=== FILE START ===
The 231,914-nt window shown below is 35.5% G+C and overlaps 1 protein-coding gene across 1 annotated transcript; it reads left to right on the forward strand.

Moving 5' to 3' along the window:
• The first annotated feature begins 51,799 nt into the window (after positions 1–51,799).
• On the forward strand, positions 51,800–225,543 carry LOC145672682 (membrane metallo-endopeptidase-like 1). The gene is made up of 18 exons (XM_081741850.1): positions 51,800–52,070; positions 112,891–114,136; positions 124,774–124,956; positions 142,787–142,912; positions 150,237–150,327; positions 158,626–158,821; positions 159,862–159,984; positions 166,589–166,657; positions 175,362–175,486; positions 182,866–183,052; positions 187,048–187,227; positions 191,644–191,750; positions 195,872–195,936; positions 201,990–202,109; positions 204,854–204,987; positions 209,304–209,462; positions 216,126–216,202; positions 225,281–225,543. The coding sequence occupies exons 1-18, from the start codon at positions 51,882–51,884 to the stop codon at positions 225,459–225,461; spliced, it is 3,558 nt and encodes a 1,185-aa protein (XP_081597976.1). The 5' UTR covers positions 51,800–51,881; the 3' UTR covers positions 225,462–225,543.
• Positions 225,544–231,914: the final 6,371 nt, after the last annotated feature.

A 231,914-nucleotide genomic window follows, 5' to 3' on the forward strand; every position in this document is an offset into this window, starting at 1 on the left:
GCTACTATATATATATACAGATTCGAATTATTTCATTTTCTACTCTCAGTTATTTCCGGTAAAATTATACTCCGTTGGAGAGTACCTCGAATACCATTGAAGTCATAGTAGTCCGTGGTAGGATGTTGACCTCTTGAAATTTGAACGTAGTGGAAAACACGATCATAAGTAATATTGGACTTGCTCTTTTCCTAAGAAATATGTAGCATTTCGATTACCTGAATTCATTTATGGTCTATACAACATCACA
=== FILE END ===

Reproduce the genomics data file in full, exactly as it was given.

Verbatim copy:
The 231,914-nt window shown below is 35.5% G+C and overlaps 1 protein-coding gene across 1 annotated transcript; it reads left to right on the forward strand.

Moving 5' to 3' along the window:
• The first annotated feature begins 51,799 nt into the window (after positions 1–51,799).
• On the forward strand, positions 51,800–225,543 carry LOC145672682 (membrane metallo-endopeptidase-like 1). The gene is made up of 18 exons (XM_081741850.1): positions 51,800–52,070; positions 112,891–114,136; positions 124,774–124,956; positions 142,787–142,912; positions 150,237–150,327; positions 158,626–158,821; positions 159,862–159,984; positions 166,589–166,657; positions 175,362–175,486; positions 182,866–183,052; positions 187,048–187,227; positions 191,644–191,750; positions 195,872–195,936; positions 201,990–202,109; positions 204,854–204,987; positions 209,304–209,462; positions 216,126–216,202; positions 225,281–225,543. The coding sequence occupies exons 1-18, from the start codon at positions 51,882–51,884 to the stop codon at positions 225,459–225,461; spliced, it is 3,558 nt and encodes a 1,185-aa protein (XP_081597976.1). The 5' UTR covers positions 51,800–51,881; the 3' UTR covers positions 225,462–225,543.
• Positions 225,544–231,914: the final 6,371 nt, after the last annotated feature.

A 231,914-nucleotide genomic window follows, 5' to 3' on the forward strand; every position in this document is an offset into this window, starting at 1 on the left:
GCTACTATATATATATACAGATTCGAATTATTTCATTTTCTACTCTCAGTTATTTCCGGTAAAATTATACTCCGTTGGAGAGTACCTCGAATACCATTGAAGTCATAGTAGTCCGTGGTAGGATGTTGACCTCTTGAAATTTGAACGTAGTGGAAAACACGATCATAAGTAATATTGGACTTGCTCTTTTCCTAAGAAATATGTAGCATTTCGATTACCTGAATTCATTTATGGTCTATACAACATCACA